Healthy Pretenders: The Most Overrated Foods in the Supermarket

Instead of juice try an herbal tea refresher: half herbal tea, half club soda, a few blueberries and some basil leaves.

I admit it: sometimes I’ll stand in front of the grocery store shelf for what seems like ages, picking up and putting down the same box of cereal, not sure if it’s a healthy choice. The row upon row of brightly coloured boxes can seem so mystifying! But over the years I have learned a couple of things about making the best choices in the supermarket maze.

Just as there are some overlooked superheroes of the supermarket, there are those not-so-good choices lurking on the shelves, too. Now, I don’t believe that you should stay away completely from any one food (I am a hedonist, after all), but certain foods are disguised as healthy when they really should be thought of more as desserts or occasional snacks. See my list below for the top contenders.

What can be bad about oats, nuts and fruit? It’s about as basic as you can get! True, but those oats often have tons of added fat and sugar. And dried fruit and nuts are calorie-dense – which means that you are getting a lot of calories per bite. All this means that granola usually packs anywhere from 200 – 400 calories in a measly half cup (about the amount that fits into a small ramekin.)

Is it the worst food ever? Of course not. But those delicious granola parfaits you see on The Food Network with handfuls of homemade granola, nuts and maple syrup aren’t going to do your waistline any favours, no matter how wholesome they look.

It doesn’t mean you shouldn’t eat granola – I love it in the fall because it’s such a perfect complement to the crisp weather.  But when choosing your granola, make sure to check out how many calories are in a serving (and how big that serving size is!) And don’t be fooled by cereals marked ‘Granola Crisp’ or ‘Granola Clusters’ and the like – though they may be lower in fat, they just mix the granola with refined carbs like corn or wheat flakes.

Your best bet is to find a granola that has oats as the first ingredient and doesn’t have too much sugar. To minimize the calorie punch, mix it with a puffed rice or flake cereal that is high in fibre. Now you can have your granola and eat it too!

I love me a good cracker. In grad school I would often sit on the couch with a box of crackers and a wedge of cheese for ‘light’ dinner – except the dinner was usually far from light once I’d ingested a box full of crackers and half a block of cheese. Crackers are a fine occasional snack, but remember that they are mainly made up of white flour, oil and salt, so you are basically eating empty calories. It’s best to think of them as an alternative to chips as opposed to something healthy.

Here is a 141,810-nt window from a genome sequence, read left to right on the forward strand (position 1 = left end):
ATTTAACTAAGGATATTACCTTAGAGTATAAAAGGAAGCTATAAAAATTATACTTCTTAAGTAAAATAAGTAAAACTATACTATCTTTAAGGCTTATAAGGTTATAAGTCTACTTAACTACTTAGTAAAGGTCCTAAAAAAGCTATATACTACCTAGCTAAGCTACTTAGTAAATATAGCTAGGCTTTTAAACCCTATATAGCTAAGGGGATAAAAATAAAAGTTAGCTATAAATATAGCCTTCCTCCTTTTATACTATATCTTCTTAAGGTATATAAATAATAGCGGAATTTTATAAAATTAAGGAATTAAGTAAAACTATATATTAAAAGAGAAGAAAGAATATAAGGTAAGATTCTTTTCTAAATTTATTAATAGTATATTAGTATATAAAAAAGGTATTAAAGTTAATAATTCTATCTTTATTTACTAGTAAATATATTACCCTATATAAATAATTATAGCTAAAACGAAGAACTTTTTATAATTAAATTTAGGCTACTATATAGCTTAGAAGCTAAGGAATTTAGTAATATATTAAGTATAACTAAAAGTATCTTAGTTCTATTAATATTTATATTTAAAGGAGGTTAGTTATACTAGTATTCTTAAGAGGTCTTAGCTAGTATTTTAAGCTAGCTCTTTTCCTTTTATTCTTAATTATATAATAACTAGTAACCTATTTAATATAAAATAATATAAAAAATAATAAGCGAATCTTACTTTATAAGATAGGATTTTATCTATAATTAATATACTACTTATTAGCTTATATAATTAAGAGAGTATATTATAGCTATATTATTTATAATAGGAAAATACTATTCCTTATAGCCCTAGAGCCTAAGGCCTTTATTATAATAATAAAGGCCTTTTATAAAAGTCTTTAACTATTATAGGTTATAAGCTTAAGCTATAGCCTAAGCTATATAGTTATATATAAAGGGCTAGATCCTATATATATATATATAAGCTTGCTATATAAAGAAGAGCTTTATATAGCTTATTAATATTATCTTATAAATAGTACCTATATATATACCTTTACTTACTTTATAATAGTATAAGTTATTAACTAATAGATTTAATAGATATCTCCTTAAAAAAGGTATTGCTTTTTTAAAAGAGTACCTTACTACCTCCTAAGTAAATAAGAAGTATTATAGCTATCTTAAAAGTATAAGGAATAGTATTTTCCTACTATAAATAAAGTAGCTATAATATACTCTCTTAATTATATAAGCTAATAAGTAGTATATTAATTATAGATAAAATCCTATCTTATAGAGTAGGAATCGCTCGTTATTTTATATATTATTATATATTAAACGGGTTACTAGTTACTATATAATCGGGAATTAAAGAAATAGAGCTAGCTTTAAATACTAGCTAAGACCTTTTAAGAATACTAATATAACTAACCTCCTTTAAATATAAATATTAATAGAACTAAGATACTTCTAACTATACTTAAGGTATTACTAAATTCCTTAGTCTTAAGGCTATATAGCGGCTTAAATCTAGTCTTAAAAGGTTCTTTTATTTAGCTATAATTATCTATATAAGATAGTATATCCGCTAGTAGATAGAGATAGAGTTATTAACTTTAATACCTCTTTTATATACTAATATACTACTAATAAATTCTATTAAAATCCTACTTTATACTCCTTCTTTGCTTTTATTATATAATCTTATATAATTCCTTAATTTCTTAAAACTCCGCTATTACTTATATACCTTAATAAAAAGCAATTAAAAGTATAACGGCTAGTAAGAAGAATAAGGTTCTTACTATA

So how do you make the best choice? Make sure when you choose a cracker that you read the nutrition panel and the list of ingredients. Try to choose ones that have some fibre and very little salt, and stay far away from the ones that have some form of sugar and unrecognizable ingredients. (Remember – just because it says ‘whole grain’ or ‘made with vegetables’ on the package doesn’t mean it’s good for you – in fact, it’s probably not. Just choose the one with the simplest ingredients.)

Yes, juice. I know it’s made from fruit, but juice can pack a whopping calorie and sugar punch. Think about it: when you eat an apple, you are getting the sugar and calories of one apple, as well as the fibre from the peel and the pulp to help regulate the sugar as it’s digested. When you drink a glass of apple juice, you are getting the sugar and calories of 3-4 apples, without any of the fibre or valuable nutrients from the pulp and the peel. Juice also elevates your blood sugar more quickly, leaving you tired and lethargic when it dips again.

Again, I’m not suggesting you stay away from juice entirely, though it is better to eat your fruits than drink them. But do make sure you read the label when you buy your juice. Most fruit juice is mostly apple or orange juice, no matter what exotic fruits they have on the box. So make sure the fruits on the box are the first ingredients in the juice you buy. Also, ignore pseudo-healthy sounding names and claims – they likely aren’t adding much to the juice anyway. And of course, avoid ones with added sugars.

Finally, when you drink your juice, cut it with water or club soda so that you are getting half the sugar and calories. Or try mixing cold herbal tea with club soda and ice – it’s a great summertime refresher!


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